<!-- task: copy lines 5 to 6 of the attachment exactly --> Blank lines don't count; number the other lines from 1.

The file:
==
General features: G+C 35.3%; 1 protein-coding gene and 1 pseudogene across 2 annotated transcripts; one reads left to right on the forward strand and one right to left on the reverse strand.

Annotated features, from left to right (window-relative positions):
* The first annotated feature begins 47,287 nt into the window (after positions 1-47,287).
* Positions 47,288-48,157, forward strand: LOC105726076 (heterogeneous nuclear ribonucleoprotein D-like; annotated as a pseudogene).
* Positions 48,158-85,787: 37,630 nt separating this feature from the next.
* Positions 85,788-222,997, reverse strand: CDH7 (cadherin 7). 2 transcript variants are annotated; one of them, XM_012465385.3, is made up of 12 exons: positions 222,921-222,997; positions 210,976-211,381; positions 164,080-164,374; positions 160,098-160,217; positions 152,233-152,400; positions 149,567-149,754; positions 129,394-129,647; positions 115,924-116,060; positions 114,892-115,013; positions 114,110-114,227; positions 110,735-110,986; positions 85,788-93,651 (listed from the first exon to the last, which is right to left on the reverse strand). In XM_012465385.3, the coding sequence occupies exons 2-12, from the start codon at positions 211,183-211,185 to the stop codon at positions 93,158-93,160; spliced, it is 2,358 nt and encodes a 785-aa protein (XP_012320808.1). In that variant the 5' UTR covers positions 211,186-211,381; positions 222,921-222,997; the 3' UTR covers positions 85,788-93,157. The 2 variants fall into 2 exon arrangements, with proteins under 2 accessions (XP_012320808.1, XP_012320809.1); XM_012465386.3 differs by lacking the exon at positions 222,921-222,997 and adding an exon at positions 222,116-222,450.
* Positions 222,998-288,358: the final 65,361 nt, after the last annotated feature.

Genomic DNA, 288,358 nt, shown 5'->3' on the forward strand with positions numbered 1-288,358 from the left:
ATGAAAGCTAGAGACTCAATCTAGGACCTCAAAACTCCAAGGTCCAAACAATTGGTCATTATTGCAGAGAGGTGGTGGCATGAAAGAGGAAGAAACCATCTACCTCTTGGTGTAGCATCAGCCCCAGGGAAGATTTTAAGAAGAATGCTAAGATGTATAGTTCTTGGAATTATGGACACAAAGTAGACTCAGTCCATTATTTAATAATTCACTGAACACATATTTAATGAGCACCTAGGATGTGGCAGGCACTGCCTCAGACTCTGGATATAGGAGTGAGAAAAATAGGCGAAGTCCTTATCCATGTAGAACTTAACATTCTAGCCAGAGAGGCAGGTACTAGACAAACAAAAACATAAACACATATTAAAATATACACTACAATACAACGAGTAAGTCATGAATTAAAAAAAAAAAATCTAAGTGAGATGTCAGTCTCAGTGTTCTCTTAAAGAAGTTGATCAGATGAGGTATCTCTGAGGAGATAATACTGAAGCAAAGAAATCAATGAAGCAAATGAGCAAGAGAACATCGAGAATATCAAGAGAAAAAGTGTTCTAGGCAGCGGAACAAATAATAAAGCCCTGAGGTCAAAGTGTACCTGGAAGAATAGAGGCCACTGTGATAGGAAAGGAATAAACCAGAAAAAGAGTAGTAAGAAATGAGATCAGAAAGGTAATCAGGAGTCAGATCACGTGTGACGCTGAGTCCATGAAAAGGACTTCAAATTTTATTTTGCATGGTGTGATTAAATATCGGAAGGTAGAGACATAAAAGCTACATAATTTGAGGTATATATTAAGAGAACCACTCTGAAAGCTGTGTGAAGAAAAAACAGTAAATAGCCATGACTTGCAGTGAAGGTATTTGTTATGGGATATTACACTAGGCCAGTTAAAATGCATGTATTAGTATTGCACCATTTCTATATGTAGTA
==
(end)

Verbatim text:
* Positions 48,158-85,787: 37,630 nt separating this feature from the next.
* Positions 85,788-222,997, reverse strand: CDH7 (cadherin 7). 2 transcript variants are annotated; one of them, XM_012465385.3, is made up of 12 exons: positions 222,921-222,997; positions 210,976-211,381; positions 164,080-164,374; positions 160,098-160,217; positions 152,233-152,400; positions 149,567-149,754; positions 129,394-129,647; positions 115,924-116,060; positions 114,892-115,013; positions 114,110-114,227; positions 110,735-110,986; positions 85,788-93,651 (listed from the first exon to the last, which is right to left on the reverse strand). In XM_012465385.3, the coding sequence occupies exons 2-12, from the start codon at positions 211,183-211,185 to the stop codon at positions 93,158-93,160; spliced, it is 2,358 nt and encodes a 785-aa protein (XP_012320808.1). In that variant the 5' UTR covers positions 211,186-211,381; positions 222,921-222,997; the 3' UTR covers positions 85,788-93,157. The 2 variants fall into 2 exon arrangements, with proteins under 2 accessions (XP_012320808.1, XP_012320809.1); XM_012465386.3 differs by lacking the exon at positions 222,921-222,997 and adding an exon at positions 222,116-222,450.